They Say -

  • Robust
  • Dual-stretch
  • Wind-resistant
  • Moisture-regulating
  • Shorter length

The sporty COMPOSITE DYNAMIC jacket is perfect for physically demanding alpine treks. The main material is dual-stretch, wind-resistant and robust. It also provides light insulation. On the sides, a fabric with a high level of stretch comfort ensures even more freedom of movement. It increases the air circulation and immediately wicks away moisture to the outer material, where it evaporates quickly.

  • Two-way stretch
  • NANUK DYNAMIC fleece with a warm interior and durable, wind-resistant exterior
  • Sides: robust, extremely stretchy fabric with an impressive UV protection factor of 50+ (according to AS/NZS 4399 1996), specially designed interior for good air circulation and Active Moisture Management (DYNAMIC UV Q.M.C.)
  • Integrated hood Zip chest pocket, two zip side pockets

See the jackets online at http://www.jack-wolfskin.co.uk/


We Say - We wore these fleeces for 3 weeks during our backpacking and camping trip to the Scottish Highlands and Islands. Here’s Lamia’s view of hers first, then comes mine.

“All during that 3 weeks we were surrounded by lots of other hikers and campers, and looking around at the way they appeared, I did feel a lot better dressed then them. With brands like Jack Wolfskin you’re not only paying for a quality product, you’re also definitely paying for a more refined outdoors look, and that’s important to me when I’m out hiking for weeks and everything gradually becomes more smelly and dirty with each passing day. On that same note though, this fleece didn’t smell that bad considering that I did wear it straight, every day, for three weeks. Of course it had an odour but nothing that made me feel I couldn’t go out in public with it. I usually paired my fleece with a base layer around camp, and then layered it on top with a Jack Wolfskin waterproof jacket, and this combination kept me warm and dry during the Scottish summer (meaning, during the cold, rainy days).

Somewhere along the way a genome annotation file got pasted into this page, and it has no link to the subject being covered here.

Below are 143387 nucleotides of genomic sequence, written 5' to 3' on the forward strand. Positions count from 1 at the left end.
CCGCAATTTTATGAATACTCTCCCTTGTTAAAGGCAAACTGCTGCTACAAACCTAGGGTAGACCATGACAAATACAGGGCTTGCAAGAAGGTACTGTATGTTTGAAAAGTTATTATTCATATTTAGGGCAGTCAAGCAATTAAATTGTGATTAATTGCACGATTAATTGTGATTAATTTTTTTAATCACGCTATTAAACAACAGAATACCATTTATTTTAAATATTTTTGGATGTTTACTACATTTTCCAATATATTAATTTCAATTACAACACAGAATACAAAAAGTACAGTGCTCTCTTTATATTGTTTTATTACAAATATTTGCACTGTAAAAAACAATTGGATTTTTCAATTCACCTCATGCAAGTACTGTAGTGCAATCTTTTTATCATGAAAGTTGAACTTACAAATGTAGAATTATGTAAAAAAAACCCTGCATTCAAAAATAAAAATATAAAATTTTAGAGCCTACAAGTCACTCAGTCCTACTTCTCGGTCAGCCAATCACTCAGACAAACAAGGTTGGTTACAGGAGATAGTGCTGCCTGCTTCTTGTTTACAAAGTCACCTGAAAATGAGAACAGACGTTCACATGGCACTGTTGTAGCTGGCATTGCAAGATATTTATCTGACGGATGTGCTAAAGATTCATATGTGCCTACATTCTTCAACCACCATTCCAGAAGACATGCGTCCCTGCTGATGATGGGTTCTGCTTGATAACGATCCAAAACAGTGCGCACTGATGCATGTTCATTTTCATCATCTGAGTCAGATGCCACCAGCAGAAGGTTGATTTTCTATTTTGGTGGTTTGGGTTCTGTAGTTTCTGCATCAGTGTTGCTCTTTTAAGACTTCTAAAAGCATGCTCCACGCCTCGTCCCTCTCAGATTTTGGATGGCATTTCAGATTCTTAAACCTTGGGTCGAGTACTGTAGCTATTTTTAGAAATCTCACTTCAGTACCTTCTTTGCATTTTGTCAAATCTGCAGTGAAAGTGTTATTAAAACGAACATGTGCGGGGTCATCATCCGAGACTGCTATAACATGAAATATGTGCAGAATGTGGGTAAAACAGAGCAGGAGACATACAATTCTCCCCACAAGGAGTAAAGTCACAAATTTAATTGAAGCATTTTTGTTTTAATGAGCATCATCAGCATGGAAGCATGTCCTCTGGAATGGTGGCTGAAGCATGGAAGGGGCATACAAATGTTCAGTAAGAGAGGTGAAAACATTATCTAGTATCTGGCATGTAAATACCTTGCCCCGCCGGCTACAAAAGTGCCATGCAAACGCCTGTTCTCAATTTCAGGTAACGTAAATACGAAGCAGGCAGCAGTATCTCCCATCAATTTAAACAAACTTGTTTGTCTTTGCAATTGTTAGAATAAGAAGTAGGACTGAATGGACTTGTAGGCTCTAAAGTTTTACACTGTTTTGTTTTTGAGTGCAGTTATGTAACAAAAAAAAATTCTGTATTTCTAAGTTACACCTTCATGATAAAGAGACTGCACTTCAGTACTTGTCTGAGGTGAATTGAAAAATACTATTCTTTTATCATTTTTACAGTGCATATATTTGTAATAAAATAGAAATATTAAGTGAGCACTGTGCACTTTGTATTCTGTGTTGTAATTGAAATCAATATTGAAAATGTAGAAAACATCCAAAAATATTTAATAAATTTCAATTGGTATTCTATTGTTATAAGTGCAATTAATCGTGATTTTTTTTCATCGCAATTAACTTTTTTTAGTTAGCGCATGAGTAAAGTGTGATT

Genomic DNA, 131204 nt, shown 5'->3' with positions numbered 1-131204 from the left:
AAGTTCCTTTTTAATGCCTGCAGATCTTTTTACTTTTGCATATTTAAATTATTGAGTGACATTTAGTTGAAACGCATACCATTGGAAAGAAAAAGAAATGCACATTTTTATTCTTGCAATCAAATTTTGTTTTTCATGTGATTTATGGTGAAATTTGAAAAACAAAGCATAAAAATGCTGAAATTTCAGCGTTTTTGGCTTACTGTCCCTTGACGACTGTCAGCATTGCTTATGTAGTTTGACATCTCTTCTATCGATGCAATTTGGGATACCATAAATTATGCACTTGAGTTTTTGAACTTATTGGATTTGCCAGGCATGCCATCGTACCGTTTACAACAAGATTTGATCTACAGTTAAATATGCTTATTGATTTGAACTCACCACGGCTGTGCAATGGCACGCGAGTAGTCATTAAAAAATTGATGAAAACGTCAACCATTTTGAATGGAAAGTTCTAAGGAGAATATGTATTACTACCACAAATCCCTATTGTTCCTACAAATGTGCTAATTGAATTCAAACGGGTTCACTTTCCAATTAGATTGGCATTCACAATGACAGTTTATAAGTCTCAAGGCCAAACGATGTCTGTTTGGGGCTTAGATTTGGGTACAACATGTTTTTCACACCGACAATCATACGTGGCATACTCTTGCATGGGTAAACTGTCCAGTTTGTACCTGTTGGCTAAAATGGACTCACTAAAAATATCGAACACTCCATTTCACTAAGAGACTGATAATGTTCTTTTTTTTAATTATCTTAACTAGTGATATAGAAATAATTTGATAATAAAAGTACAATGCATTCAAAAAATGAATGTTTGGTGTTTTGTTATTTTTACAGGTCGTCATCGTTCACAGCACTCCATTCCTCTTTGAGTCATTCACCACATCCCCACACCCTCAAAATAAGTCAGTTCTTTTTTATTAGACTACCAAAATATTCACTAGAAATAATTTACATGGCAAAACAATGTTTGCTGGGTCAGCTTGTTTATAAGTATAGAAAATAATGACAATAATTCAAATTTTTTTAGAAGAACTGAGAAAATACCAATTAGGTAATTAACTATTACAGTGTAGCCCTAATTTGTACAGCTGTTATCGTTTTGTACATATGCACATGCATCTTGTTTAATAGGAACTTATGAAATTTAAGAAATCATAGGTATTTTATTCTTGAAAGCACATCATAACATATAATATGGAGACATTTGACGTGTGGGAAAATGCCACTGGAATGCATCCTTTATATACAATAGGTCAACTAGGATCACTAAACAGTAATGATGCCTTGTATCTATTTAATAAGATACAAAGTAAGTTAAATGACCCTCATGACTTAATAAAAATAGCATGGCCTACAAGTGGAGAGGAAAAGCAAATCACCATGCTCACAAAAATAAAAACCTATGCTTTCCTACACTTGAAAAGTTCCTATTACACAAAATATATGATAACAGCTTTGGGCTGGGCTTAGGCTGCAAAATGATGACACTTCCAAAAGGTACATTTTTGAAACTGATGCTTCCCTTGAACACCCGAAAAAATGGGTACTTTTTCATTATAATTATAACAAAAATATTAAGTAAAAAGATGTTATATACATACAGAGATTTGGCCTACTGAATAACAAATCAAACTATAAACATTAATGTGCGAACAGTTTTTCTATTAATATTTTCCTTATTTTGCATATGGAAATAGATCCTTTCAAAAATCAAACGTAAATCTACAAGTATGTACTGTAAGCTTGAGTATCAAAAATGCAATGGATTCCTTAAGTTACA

The deep pockets allowed ample storage, all secured with a discreet zip, and a place to get my hands warm after putting the tent up or just relaxing inside the tent in the evenings. The top chest pocket I usually used to keep things safe and easy to find, like my lip balm, or sometimes money. It’s small and perfect for those things.
After a week of wearing the fleece hiking, I started noticing that the cuffs were showing signs of wear. The cuffs started becoming bobbly and almost like shedding.

Other than that, the rest of the fleece looked fine during the hike. Midway through our camping trip, we had a few days of a campfire on the peninsula of Knoydart and the cuffs did get a bit black from the campfire smoke, and after coming back home and putting it in the wash, it’s still not looking top form, so maybe it needs a good wash in a hotter water temperature to get it back to looking almost new.

I’d say this is a decent hoodie and it does the job. It kept me warm during my hiking in Scotland but I don’t think it retains its looks; it’s looking a bit sad and worse for wear. That’s after three weeks of constant wear though so fair enough maybe.

The fleece fitted me perfectly, it’s a size Medium and I’m typically a UK size 8-10. It moved well with me and didn’t feel restrictive whilst walking or relaxing in it. It’s not made of the softest material, but it’s very hardy and durable, perfect for hiking but not to lounge around the house in, I’d say, it hasn’t got that comfy feel that you’d associate with a lounge sweater.

Overall, I’d say this is a great hiking fleece for it’s durability and hard wearing capabilities, providing sufficient warmth (once paired with base layer and top layer for cooler days), the hoodie providing shelter and many pockets to store your things. Take it with you hiking and you definitely won’t regret having it, especially as it makes a good pillow in your tent at night!

I’d say, to add to what Lamia has said, that yes, the cuffs of mine have gone bobbly as well. That’s the only downside of this fleece though. The inside pockets are huge , large enough for an A5 size map or to rest my SLR camera in, which is handy, and the hood is windproof and thin enough to be able to hear things behind me when in camp or on the trail. This is an important point; I want to be protected from the wind but not isolated so much that I can’t hear another hiker coming up on the path behind me, or wildlife approaching whilst in camp. A jacket hood generally cuts out all this noise, so it was good to be able to have the fleece hood up to stay protected but still in touch with what was going on.

On the odd occasion when the weather forecast warned of a clear sky all day I wore it as my outer layer and was pleased with it. It gave me plenty of room for movement, felt comfy and cut out the wind.

After a day on the rainy trail though, when I was generally just wearing a baselayer and jacket, I really appreciated this fleece. It was something warm and comfy to change into, in the tent, and on the nights when it dropped below zero (yes, it was summer, they said it was the coldest August temperatures ever recorded apparently) I wore it whilst I slept, as my sleeping bag was only good down to 5 degrees.

If you don’t mind the cuffs getting bobbly after a few weeks of constant wear, this is a decent fleece. Check it out at http://www.jack-wolfskin.co.uk/

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